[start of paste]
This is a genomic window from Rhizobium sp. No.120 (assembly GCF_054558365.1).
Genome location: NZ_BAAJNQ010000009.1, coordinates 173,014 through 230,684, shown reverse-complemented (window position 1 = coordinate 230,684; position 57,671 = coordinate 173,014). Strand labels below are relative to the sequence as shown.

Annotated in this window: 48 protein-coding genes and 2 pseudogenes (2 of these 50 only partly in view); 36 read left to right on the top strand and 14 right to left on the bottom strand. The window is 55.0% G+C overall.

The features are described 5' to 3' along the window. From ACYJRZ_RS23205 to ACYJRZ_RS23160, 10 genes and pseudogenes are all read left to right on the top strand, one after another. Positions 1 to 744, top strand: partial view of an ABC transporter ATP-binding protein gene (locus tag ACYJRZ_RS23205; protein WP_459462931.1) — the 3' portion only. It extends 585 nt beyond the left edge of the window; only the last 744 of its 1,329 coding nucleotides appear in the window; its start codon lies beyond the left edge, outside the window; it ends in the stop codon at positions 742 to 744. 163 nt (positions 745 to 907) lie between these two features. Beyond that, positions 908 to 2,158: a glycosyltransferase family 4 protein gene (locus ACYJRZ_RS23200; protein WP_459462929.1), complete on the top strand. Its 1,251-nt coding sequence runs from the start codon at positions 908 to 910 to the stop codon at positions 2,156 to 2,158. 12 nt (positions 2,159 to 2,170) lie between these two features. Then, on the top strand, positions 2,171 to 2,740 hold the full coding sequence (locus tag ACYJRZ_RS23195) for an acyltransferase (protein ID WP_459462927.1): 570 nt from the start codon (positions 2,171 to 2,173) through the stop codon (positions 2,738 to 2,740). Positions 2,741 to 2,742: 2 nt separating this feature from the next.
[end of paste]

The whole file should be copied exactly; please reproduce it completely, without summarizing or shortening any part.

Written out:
This is a genomic window from Rhizobium sp. No.120 (assembly GCF_054558365.1).
Genome location: NZ_BAAJNQ010000009.1, coordinates 173,014 through 230,684, shown reverse-complemented (window position 1 = coordinate 230,684; position 57,671 = coordinate 173,014). Strand labels below are relative to the sequence as shown.

Annotated in this window: 48 protein-coding genes and 2 pseudogenes (2 of these 50 only partly in view); 36 read left to right on the top strand and 14 right to left on the bottom strand. The window is 55.0% G+C overall.

The features are described 5' to 3' along the window. From ACYJRZ_RS23205 to ACYJRZ_RS23160, 10 genes and pseudogenes are all read left to right on the top strand, one after another. Positions 1 to 744, top strand: partial view of an ABC transporter ATP-binding protein gene (locus tag ACYJRZ_RS23205; protein WP_459462931.1) — the 3' portion only. It extends 585 nt beyond the left edge of the window; only the last 744 of its 1,329 coding nucleotides appear in the window; its start codon lies beyond the left edge, outside the window; it ends in the stop codon at positions 742 to 744. 163 nt (positions 745 to 907) lie between these two features. Beyond that, positions 908 to 2,158: a glycosyltransferase family 4 protein gene (locus ACYJRZ_RS23200; protein WP_459462929.1), complete on the top strand. Its 1,251-nt coding sequence runs from the start codon at positions 908 to 910 to the stop codon at positions 2,156 to 2,158. 12 nt (positions 2,159 to 2,170) lie between these two features. Then, on the top strand, positions 2,171 to 2,740 hold the full coding sequence (locus tag ACYJRZ_RS23195) for an acyltransferase (protein ID WP_459462927.1): 570 nt from the start codon (positions 2,171 to 2,173) through the stop codon (positions 2,738 to 2,740). Positions 2,741 to 2,742: 2 nt separating this feature from the next.